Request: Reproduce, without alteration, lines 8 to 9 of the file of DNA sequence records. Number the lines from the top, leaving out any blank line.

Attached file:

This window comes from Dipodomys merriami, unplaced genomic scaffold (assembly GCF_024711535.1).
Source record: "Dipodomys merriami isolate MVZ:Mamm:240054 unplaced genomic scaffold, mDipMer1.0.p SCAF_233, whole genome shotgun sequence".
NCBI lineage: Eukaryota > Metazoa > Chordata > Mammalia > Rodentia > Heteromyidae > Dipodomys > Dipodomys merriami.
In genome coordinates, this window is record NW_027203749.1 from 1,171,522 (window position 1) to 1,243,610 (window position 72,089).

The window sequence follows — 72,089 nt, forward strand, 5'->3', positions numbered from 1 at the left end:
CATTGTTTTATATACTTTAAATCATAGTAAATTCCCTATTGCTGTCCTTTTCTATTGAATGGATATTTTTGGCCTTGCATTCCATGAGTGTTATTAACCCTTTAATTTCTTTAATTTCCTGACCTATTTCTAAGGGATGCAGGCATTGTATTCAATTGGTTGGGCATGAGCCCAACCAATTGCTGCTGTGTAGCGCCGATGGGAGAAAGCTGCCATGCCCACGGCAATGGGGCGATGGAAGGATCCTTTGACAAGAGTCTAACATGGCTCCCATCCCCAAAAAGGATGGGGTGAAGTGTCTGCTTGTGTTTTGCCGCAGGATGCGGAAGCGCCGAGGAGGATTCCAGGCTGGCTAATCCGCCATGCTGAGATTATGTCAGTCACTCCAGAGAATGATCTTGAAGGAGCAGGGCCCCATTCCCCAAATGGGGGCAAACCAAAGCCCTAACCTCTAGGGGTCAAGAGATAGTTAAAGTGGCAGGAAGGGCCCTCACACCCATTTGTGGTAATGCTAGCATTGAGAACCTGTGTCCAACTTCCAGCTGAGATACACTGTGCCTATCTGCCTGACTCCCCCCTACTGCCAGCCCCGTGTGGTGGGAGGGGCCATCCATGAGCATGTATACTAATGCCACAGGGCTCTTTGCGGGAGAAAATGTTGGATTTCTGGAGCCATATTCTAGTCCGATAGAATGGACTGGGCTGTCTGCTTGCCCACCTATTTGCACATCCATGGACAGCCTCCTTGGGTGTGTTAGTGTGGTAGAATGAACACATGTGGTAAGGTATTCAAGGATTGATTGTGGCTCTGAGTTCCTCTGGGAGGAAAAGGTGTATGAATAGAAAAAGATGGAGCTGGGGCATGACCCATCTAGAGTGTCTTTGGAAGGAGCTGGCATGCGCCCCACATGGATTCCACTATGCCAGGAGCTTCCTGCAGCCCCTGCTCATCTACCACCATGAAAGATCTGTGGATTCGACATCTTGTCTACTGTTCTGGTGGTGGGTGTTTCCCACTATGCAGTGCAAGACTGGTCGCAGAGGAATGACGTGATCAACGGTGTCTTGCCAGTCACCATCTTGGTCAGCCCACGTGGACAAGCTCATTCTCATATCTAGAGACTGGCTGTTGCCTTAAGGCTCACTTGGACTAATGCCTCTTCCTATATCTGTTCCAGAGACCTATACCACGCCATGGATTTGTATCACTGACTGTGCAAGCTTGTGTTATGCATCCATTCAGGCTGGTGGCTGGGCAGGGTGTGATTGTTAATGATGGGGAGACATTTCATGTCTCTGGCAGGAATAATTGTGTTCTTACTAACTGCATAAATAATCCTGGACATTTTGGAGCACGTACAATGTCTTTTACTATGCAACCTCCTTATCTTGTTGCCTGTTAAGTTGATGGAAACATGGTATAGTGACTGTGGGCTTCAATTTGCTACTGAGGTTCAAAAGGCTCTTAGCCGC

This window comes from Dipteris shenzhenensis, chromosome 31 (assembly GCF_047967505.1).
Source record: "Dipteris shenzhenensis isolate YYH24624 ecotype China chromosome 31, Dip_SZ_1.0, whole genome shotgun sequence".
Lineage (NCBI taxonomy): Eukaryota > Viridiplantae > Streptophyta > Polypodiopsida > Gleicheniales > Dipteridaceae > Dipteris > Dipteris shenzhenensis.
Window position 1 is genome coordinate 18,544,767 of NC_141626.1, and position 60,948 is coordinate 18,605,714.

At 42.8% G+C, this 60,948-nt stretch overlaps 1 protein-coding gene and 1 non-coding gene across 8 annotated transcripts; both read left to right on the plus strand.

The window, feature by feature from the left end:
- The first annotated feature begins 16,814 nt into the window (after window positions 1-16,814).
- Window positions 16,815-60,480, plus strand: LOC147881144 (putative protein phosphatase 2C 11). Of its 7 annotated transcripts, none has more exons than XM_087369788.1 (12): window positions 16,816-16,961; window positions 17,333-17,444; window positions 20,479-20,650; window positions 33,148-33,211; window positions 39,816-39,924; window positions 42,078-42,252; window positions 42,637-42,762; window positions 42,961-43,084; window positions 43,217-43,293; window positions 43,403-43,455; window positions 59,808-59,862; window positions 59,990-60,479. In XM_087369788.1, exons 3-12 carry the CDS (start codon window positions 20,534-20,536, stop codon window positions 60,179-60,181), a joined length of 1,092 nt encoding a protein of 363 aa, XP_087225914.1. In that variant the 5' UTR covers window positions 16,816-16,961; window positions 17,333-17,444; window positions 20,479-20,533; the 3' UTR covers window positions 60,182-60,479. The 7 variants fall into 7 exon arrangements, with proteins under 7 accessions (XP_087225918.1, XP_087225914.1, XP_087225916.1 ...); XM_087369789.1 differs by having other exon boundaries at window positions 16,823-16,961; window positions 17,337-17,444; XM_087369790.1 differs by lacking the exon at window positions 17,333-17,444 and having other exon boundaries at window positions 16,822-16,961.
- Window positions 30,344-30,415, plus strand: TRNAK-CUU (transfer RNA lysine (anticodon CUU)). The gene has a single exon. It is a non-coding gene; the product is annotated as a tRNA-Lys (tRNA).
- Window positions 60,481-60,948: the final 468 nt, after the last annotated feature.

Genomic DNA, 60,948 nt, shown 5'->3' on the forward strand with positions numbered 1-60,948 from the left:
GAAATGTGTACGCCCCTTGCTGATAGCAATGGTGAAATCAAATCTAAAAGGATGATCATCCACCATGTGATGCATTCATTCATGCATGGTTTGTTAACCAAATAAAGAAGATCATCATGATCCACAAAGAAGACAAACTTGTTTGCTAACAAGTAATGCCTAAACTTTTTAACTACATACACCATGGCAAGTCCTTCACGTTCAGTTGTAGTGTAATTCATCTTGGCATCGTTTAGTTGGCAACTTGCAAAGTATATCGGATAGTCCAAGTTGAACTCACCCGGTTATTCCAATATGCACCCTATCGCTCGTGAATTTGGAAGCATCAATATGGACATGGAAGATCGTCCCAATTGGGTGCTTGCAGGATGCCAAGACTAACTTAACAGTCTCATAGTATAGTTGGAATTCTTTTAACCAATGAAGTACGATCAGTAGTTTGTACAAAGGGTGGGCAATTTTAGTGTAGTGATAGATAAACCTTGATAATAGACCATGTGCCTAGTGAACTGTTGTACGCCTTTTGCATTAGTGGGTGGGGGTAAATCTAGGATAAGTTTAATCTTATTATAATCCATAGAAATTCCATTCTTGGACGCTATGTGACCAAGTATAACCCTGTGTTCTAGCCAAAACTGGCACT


Source record: "Dipteris shenzhenensis isolate YYH24624 ecotype China chromosome 31, Dip_SZ_1.0, whole genome shotgun sequence".
Lineage (NCBI taxonomy): Eukaryota > Viridiplantae > Streptophyta > Polypodiopsida > Gleicheniales > Dipteridaceae > Dipteris > Dipteris shenzhenensis.